Author: Corinne Hoisington, Professor of Information Systems Technology, Central Virginia Community College
Sounds like most of us will be at times connecting remotely with our students and higher ed colleagues this fall. But, one of the big challenges is how to make these remote moments feel more like in-person classes, right? I have a great solution: PowerPoint Live!
There is so much excitement around PowerPoint Live, from both enterprise and education organizations, given how it can be leveraged during in-person events, like conferences, lectures, corporate all hands, town halls and more. Of course, the world has changed a lot in 2020. (Yes, I saw your eyes roll.) This has been tough on all of us—our students and our faculty would like at least some semblance of normal. Here’s why I’m excited about this new tool, and how it’ll benefit both faculty and students:
PowerPoint Live: All Course Formats Welcome
PowerPoint Live supports everyone in the audience; whether your course is face-to-face or remote, students can connect from their device (laptop, tablet or phone) and follow along with the presentation.
Even better: students can also move back through the slides at their own pace without impacting the presenter. The audience can provide instant feedback to the presenter in the form of live reactions (emojis), and comment and rate the presentation at the end.
In addition to all these capabilities, with the power of artificial intelligence (AI), everyone can enable live subtitles in their preferred language on their own device. This helps support participants with hearing disabilities, and also breaks language barriers to foster engagement and inclusion. (Your eyes have stopped rolling, right?)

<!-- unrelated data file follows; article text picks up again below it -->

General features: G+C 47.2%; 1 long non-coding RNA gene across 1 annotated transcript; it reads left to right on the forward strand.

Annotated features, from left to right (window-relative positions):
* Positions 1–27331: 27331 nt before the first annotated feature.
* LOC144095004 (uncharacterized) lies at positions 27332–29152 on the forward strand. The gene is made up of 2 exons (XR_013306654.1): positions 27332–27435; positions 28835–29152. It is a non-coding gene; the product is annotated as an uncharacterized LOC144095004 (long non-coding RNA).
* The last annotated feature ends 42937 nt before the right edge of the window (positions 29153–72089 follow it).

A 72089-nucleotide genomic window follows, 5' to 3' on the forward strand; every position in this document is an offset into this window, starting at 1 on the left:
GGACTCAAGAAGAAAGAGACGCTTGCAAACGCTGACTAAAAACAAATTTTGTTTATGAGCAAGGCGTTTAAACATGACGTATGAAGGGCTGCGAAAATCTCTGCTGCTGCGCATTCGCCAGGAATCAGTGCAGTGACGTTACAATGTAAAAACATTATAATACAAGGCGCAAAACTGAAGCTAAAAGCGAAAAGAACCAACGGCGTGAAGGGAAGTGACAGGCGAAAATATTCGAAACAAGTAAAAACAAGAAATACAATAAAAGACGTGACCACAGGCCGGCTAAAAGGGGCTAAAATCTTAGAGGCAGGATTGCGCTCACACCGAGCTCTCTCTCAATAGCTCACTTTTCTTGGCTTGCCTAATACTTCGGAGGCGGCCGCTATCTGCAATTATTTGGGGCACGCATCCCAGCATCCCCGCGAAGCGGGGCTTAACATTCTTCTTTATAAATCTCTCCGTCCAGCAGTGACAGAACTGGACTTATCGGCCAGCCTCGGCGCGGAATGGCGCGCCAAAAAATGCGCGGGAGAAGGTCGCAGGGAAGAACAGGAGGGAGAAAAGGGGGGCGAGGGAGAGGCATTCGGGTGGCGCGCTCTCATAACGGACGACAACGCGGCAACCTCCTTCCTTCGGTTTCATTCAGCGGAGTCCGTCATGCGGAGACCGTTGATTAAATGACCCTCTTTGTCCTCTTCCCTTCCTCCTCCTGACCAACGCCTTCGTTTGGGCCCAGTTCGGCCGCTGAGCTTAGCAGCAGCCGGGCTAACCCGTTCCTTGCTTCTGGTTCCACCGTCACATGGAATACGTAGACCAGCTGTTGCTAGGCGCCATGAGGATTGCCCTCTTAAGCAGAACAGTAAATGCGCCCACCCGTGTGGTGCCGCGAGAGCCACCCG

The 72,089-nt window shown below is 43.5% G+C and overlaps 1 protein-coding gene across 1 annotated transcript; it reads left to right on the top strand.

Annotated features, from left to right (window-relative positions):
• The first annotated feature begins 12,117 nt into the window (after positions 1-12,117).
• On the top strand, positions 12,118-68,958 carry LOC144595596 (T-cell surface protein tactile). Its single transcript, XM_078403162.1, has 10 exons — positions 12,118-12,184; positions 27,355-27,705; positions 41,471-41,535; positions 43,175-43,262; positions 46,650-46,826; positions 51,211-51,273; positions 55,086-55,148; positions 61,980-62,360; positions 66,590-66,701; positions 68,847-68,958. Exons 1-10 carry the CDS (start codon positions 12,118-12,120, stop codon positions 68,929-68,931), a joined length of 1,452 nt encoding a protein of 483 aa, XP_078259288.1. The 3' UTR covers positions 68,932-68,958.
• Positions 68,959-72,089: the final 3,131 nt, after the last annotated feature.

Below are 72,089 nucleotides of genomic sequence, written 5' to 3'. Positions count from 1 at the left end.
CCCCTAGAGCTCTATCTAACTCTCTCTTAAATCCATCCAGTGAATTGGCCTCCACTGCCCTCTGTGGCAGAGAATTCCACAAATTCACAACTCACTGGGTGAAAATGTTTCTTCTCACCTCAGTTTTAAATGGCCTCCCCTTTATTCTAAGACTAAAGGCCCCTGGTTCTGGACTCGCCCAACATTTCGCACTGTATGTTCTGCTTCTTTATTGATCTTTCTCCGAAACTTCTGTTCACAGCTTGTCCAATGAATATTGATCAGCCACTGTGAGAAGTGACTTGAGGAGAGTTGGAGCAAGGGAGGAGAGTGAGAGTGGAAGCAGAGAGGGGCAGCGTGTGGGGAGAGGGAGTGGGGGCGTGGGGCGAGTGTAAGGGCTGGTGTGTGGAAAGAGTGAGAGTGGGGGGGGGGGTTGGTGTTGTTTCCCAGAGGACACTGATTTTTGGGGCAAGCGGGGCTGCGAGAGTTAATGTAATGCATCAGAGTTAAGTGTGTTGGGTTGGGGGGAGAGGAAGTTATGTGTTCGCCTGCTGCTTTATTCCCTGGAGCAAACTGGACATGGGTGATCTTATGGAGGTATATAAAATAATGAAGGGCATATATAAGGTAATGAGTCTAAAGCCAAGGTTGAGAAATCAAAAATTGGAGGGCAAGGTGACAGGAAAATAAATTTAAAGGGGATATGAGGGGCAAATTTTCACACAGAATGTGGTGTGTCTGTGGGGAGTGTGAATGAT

PowerPoint Live: Post-Session Perks
After the live session, audience members can provide feedback to the presenter via an optional survey powered by Microsoft Forms, so the presenter can receive responses and recommendations on how to improve their presentation skills.
If anyone joins the presentation late, they’ll see the captions and already-captured transcript along the previous slides. Everyone using Live Presentations can also navigate through the deck on their own, allowing them to spend more time on a slide if they missed something.
Anyone in the audience can easily express themselves in real time using Live Reactions, which not only helps ensure everyone is included in the presentation, but also provides valuable information to the presenter on how the presentation is being received.
How to Present Live in PowerPoint
So, how do you Present Live in PowerPoint? Here’s an overview on what to know:
- Open your browser and head to Office.com.
- Log in with your school’s email account and select PowerPoint. You must use the online version of PowerPoint; you can even use Present Live in Microsoft Teams.
- To use Live Presentations, presenters must have a Microsoft 365 subscription. Audience members don’t need a subscription to participate in Live Presentations. Currently Safari is not supported for presenters, but works fine for audience members so use Edge, Chrome or Mozilla.
How to Use PowerPoint Live
Check out these quick instructions for getting started:
- To use Live Presentations, open your slide deck in PowerPoint for the web and go to the Slide Show tab.
- First, check your audience setting. Click the drop arrow next to Present Live to select who should be able to connect to this presentation.
- Next, select Present Live and your presentation will begin with a screen that shows a customized QR code. You can also start your Live presentation from the slideshow toolbar.
- Your audience can point their device cameras at the QR code, tap the link that appears over the QR code, and PowerPoint Live will load your presentation in their web browser. There’s nothing for them to install. Once your audience has loaded the presentation, they’ll see your spoken words transcribed on the screen in near real time. This is great for instances when the acoustics of the venue aren’t good, or if you have audience members who have difficulty hearing.